The important take-home message is that the guidance provides a-risk-based approach for different scenarios where DDI should be evaluated for therapeutic proteins.
Dr. Pfuma Fletcher, what are some general considerations for designing studies to evaluate DDI potential for therapeutic proteins?
There are a few general considerations related to the DDI study design. For DDIs studies evaluating the effect of other drug(s) on the therapeutic protein, sponsors should consider using a parallel design when the therapeutic protein has a long half-life. When evaluating the effect of the therapeutic protein on the other drug(s), a single-sequence, crossover design can be used.
For cytokine modulators, the time course for cytokine modulation can guide the timing and duration of administration for the substrate and therapeutic protein. In addition, a cocktail approach, which involves evaluating multiple substrates simultaneously, can be considered to evaluate the interaction potential of cytokine modulators.
In addition, modeling and simulation approaches have been used and are applied for DDI evaluation. Population pharmacokinetic analyses can be used if prospectively designed and the necessary information related to timing of administration and concomitant medications are well-documented. In general, population pharmacokinetic analyses are used to evaluate the effect of other agents on the investigational therapeutic protein as investigational drug PK data are usually already being collected. However, PK collection can be planned for concomitant drugs to evaluate the effect of the therapeutic protein on the other drug. Other modeling approaches such as physiologically-based PK (PBPK) modeling are still evolving, and sponsors are encouraged to discuss with the FDA when such approaches are being applied to evaluate the DDI potential of therapeutic proteins.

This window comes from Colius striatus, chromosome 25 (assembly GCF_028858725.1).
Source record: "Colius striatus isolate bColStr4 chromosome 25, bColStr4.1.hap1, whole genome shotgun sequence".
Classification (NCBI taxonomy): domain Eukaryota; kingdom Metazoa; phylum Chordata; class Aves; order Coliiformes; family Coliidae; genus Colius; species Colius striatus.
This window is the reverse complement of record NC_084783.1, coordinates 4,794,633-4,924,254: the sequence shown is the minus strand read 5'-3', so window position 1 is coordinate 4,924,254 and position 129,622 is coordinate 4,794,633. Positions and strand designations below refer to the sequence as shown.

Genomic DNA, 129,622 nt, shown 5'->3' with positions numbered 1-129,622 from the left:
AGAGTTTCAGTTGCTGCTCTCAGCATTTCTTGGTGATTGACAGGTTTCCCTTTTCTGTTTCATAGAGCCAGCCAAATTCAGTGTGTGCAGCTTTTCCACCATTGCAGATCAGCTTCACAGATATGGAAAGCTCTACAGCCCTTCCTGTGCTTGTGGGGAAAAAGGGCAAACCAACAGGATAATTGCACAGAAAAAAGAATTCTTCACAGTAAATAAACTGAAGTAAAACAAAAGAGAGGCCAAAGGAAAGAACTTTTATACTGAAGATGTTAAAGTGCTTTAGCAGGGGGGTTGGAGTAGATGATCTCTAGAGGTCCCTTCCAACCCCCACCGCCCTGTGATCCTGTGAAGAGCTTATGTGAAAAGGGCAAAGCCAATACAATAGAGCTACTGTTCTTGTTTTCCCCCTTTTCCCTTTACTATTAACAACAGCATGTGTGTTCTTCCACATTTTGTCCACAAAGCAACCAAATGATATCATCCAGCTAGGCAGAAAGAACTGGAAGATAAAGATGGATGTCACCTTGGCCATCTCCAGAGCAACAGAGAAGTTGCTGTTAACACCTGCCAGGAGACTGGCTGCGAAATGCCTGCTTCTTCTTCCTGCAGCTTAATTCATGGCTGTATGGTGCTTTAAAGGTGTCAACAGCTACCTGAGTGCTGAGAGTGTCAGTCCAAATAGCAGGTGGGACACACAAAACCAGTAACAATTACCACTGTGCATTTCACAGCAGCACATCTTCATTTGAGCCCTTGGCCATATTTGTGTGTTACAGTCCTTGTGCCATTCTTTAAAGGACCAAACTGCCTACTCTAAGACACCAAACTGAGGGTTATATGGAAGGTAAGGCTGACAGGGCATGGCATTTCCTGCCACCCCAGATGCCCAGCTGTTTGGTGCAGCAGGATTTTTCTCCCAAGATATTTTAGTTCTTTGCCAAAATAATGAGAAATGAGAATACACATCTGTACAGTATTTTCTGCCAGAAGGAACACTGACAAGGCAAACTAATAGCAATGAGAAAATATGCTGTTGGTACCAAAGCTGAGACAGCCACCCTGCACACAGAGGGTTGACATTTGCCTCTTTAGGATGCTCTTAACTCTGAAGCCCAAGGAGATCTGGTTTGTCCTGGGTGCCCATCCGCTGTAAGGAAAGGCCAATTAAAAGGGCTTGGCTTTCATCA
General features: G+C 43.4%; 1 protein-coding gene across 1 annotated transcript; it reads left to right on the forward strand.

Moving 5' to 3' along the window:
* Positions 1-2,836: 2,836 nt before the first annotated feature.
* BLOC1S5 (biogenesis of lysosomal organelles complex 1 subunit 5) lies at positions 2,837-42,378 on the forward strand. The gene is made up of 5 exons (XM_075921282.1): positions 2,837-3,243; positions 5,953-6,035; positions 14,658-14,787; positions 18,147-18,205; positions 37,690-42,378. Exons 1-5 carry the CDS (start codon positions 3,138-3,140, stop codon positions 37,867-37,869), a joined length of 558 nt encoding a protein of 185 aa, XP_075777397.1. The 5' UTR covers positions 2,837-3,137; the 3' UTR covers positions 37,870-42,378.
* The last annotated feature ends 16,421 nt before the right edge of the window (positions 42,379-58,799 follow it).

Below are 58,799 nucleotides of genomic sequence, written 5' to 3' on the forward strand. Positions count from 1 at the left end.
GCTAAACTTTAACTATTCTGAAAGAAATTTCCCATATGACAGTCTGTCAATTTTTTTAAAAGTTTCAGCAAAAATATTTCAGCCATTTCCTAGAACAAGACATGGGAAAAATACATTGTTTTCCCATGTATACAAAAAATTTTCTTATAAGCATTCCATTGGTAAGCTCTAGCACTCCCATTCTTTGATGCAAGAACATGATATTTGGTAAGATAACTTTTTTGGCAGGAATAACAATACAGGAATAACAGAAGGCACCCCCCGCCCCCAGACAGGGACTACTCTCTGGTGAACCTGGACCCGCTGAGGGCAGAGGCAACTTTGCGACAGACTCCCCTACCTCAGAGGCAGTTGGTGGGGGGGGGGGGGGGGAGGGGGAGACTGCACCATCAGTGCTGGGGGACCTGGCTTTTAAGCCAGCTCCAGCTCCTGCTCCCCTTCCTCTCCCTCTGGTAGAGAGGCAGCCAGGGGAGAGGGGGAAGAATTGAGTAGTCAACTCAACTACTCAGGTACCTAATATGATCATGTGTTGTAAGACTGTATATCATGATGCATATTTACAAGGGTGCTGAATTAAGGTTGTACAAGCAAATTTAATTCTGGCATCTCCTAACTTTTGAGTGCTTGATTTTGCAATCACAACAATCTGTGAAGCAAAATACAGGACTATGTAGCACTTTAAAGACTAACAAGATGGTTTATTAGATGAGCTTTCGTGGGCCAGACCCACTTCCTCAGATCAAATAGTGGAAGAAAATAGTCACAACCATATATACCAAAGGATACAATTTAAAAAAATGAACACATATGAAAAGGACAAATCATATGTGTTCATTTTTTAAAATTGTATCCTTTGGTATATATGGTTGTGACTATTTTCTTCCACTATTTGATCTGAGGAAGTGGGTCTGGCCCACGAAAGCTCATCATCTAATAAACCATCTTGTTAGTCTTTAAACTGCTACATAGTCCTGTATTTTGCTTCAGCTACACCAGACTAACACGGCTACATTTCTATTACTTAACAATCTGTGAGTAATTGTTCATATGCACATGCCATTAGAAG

Dr. Sun, for our last question, what are a couple of key items that you especially want listeners to remember?
We’d like listeners to remember that the DDI mechanisms for therapeutic proteins are very different compared to small molecules, and could also be unique to individual protein product, so it is important to know when and how to evaluate those DDI risks for different scenarios. Also, for pro-inflammatory cytokine modulators, there are multiple options to address the DDI risks, and it is possible to provide labeling language or justification without clinical DDI studies for those therapeutic proteins. We will continue to gain experience with various topics, including the impact of proinflammatory cytokines or their modulators on transporters. In addition, new modalities are in development and even newer ones continue to emerge. Therefore, FDA will continue to gather more information on DDI assessment for therapeutic proteins and will continue to share updates. We recommend that sponsors contact FDA to discuss specific questions for their products.
Dr. Pfuma Fletcher and Dr. Sun, thank you for taking the time to share your thoughts on the DDI Assessment for Therapeutic Proteins final guidance. We all have learned so much from your experience and insights in this area, and we appreciate the hard work that you have invested to inform safe and effective use of the drugs and biologics we regulate. We would also like to thank the guidance working group for writing and publishing this guidance.
To the listeners, we hope you found this podcast useful. We encourage you to take a look at the snapshot and to read the guidance.